The specimens were collected along the continental coast of Portugal (Fig. 1) during 3 surveys on research vessels of the Instituto Português de Investigação Marítima (IPIMAR), in March and October 2005, and in June 2006. Additional specimens were collected from legal fishing boats operating off the south coast of Portugal during the year 2005, using trawling, seine and trammel nets. Full details of the latter sampled fish species are available elsewhere [11]. Preliminary species identification was attributed to each specimen immediately after collection, which was later verified in the laboratory. Upon identification, muscle tissue samples were taken, and preserved in 96% ethanol for later molecular analyses. All specimens were subsequently registered and archived in the National Museum of Natural History, Lisbon, except poorly preserved or damaged individuals. At least one representative specimen of each species was archived. A total of 659 DNA barcodes were assembled from 102 fish species using the protocol detailed below. Among these, 9 barcode sequences were obtained from tissue samples of the species Galeus melastomus and Galeus atlanticus obtained from a separate study [12]. DNA barcodes for 33 fish species were generated and are publicly available for the first time. A complete list of species and specimens examined in this study is provided in Table S1, and detailed collection and DNA sequence data for each specimen are available from the Barcode of Life Data Systems (BOLD) website [7] in the project “DNA barcoding Fishes of Portugal”.

Figure 1. Sampling locations of marine fishes along Portuguese mainland coast.

Yellow circle – 1–5 specimens, orange circle – 5–50 specimens, red circle – >50 specimens.

DNA Isolation, Amplification and Sequencing

Two distinct protocols were applied in the molecular analyses, depending on the laboratory where samples were processed, namely at the Biodiversity Institute of Ontario (BIO) or at Bangor University. Both protocols are very similar, differing only in the DNA extraction method and PCR reaction. The protocol used at BIO has been described elsewhere [13]. Here we detail the protocol applied at Bangor University: DNA was extracted from white muscle tissue, by using Chelex Dry Release method [14]. The 652 bp barcode region of the mitochondrial gene cytochrome oxidase I COI (hereafter, COI-5P) was subsequently amplified based on the PCR protocol and cycling conditions proposed for fish by Ivanova et al. [15]. Either the primer cocktails C_VF1LFt1–C_VR1LRt1 or C_FishF1t1–C_FishR1t1 were used in a 25 µL- PCR reaction containing 14 µl of ultrapure water, 5 µl of 5× PCR Buffer, 2.5 µl of MgCl2 (25 mM), 0.25 µl of dNTPs (10 mM), 0.5 µl of each forward and reverse primer cocktail (0.01 mM), 0.25 µl of U/µL Taq DNA Polymerase (Promega) and 2.0 µl of DNA template. The PCR amplicons were subsequently visualized on a 1% agarose gel and purified with the addition of 10 U of Exonuclease I and 1 U Shrimp Alkaline Phosphate incubated at 37°C for 15 min, followed by 15 min at 80°C. Both forward and reverse DNA strands were sequenced at Macrogen Inc., using an ABI 3730 capillary sequencer. Forward and reverse COI-5P sequences were edited and aligned using MEGA version 4.1 [16], and submitted to BOLD and GenBank (Accessions JQ774505 – JQ775163, Table S1).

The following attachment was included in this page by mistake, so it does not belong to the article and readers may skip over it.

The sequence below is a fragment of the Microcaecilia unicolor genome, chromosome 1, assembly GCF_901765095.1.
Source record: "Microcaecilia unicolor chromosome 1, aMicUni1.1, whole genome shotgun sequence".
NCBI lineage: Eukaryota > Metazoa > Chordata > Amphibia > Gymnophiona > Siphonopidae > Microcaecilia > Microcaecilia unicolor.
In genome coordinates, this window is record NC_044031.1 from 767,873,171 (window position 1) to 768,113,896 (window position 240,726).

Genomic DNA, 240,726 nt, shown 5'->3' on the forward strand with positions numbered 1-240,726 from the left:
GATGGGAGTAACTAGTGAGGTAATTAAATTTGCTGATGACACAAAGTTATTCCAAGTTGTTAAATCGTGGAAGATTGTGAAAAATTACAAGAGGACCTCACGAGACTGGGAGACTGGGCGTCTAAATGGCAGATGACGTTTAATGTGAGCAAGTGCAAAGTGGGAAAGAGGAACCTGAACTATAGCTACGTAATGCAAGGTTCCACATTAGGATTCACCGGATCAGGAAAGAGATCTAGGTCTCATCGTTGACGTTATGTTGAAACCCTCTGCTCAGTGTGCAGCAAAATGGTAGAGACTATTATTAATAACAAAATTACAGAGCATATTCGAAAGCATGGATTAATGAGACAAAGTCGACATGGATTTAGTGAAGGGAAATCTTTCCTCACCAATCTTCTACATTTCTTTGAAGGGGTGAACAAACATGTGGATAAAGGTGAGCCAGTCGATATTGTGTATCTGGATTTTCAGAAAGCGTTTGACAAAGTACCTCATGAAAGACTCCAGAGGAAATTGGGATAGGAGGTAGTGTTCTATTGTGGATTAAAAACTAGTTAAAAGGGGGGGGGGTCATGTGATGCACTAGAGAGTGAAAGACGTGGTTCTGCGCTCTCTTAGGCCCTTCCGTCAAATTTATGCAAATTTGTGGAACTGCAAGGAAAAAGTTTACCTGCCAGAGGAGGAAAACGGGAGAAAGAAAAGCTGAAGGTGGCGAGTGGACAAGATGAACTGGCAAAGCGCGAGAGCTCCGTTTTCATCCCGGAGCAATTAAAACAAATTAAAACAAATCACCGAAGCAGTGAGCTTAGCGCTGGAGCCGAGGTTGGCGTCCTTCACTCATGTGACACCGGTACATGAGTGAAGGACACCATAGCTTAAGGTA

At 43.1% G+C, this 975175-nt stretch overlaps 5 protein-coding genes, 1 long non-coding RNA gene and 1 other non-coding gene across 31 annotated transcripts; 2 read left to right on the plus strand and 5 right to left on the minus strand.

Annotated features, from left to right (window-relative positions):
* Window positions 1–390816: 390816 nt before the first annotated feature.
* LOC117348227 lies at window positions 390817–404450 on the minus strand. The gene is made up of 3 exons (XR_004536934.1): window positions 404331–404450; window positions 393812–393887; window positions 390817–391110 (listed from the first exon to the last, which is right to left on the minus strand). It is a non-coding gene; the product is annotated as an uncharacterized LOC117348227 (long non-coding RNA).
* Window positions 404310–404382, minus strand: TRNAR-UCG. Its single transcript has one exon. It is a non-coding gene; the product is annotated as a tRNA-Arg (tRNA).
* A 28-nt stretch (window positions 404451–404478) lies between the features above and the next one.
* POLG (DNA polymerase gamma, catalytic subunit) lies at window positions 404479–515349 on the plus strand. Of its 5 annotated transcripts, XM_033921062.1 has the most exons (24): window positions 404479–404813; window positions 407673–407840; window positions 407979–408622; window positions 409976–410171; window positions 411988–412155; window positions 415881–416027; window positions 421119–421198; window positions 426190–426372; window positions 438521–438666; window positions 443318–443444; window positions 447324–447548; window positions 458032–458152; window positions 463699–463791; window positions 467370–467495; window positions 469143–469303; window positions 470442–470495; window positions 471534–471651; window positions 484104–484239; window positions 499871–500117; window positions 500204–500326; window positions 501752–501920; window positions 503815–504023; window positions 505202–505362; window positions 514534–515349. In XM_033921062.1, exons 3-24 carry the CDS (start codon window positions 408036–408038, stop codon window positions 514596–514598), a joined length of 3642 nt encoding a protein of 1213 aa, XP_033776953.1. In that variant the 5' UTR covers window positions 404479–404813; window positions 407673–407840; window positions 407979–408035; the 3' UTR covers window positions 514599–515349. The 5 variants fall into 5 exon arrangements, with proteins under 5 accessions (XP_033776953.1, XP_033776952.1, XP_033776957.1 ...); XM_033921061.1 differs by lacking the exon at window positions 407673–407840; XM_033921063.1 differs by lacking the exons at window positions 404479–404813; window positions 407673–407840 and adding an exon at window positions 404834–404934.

Data Analyses

DNA barcodes discriminatory ability.

We determined COI-5P average pairwise divergences at different taxonomic levels (within-species, congeneric, and confamilial divergences) using the Kimura 2-parameter (K2P) distance model [17], as implemented in the “distance summary” tool available in BOLD. The software MEGA [16] was used to build a Neighbour-Joining (NJ) tree using the K2P distance model, to examine the aggregation of species into clusters. Bootstrap values for each node were estimated by 1000 replications. We also generated a Klee diagram based on indicator vector correlations for analyzing and displaying affinities of COI-5P haplotypes [18], [19]. Using this method, uncorrected COI-5P haplotype sequences were transformed into digital indicator vectors using M = 2 sequences per species, generating unique representations of each sequence in the chosen vector space [18]. A false-color map depicts correlations among the species indicator vectors. The succession of species for this approach is provided in Table S2.